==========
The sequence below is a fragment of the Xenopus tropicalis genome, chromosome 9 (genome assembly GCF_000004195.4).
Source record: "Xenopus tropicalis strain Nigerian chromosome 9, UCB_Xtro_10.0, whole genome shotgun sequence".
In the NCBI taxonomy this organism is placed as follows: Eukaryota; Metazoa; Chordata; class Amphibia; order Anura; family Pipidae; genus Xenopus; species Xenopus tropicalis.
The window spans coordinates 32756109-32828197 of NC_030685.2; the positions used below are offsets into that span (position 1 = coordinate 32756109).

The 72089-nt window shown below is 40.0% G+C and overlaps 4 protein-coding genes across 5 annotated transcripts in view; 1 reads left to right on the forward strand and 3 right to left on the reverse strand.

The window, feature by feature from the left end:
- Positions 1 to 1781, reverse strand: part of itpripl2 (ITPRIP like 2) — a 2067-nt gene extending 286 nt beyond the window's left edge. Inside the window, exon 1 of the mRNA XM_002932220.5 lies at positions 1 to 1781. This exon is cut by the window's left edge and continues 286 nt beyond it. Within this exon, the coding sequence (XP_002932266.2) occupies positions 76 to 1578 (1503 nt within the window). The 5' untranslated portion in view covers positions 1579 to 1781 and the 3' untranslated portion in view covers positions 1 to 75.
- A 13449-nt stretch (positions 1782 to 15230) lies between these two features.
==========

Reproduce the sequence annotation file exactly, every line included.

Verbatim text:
The sequence below is a fragment of the Xenopus tropicalis genome, chromosome 9 (genome assembly GCF_000004195.4).
Source record: "Xenopus tropicalis strain Nigerian chromosome 9, UCB_Xtro_10.0, whole genome shotgun sequence".
In the NCBI taxonomy this organism is placed as follows: Eukaryota; Metazoa; Chordata; class Amphibia; order Anura; family Pipidae; genus Xenopus; species Xenopus tropicalis.
The window spans coordinates 32756109-32828197 of NC_030685.2; the positions used below are offsets into that span (position 1 = coordinate 32756109).

The 72089-nt window shown below is 40.0% G+C and overlaps 4 protein-coding genes across 5 annotated transcripts in view; 1 reads left to right on the forward strand and 3 right to left on the reverse strand.

The window, feature by feature from the left end:
- Positions 1 to 1781, reverse strand: part of itpripl2 (ITPRIP like 2) — a 2067-nt gene extending 286 nt beyond the window's left edge. Inside the window, exon 1 of the mRNA XM_002932220.5 lies at positions 1 to 1781. This exon is cut by the window's left edge and continues 286 nt beyond it. Within this exon, the coding sequence (XP_002932266.2) occupies positions 76 to 1578 (1503 nt within the window). The 5' untranslated portion in view covers positions 1579 to 1781 and the 3' untranslated portion in view covers positions 1 to 75.
- A 13449-nt stretch (positions 1782 to 15230) lies between these two features.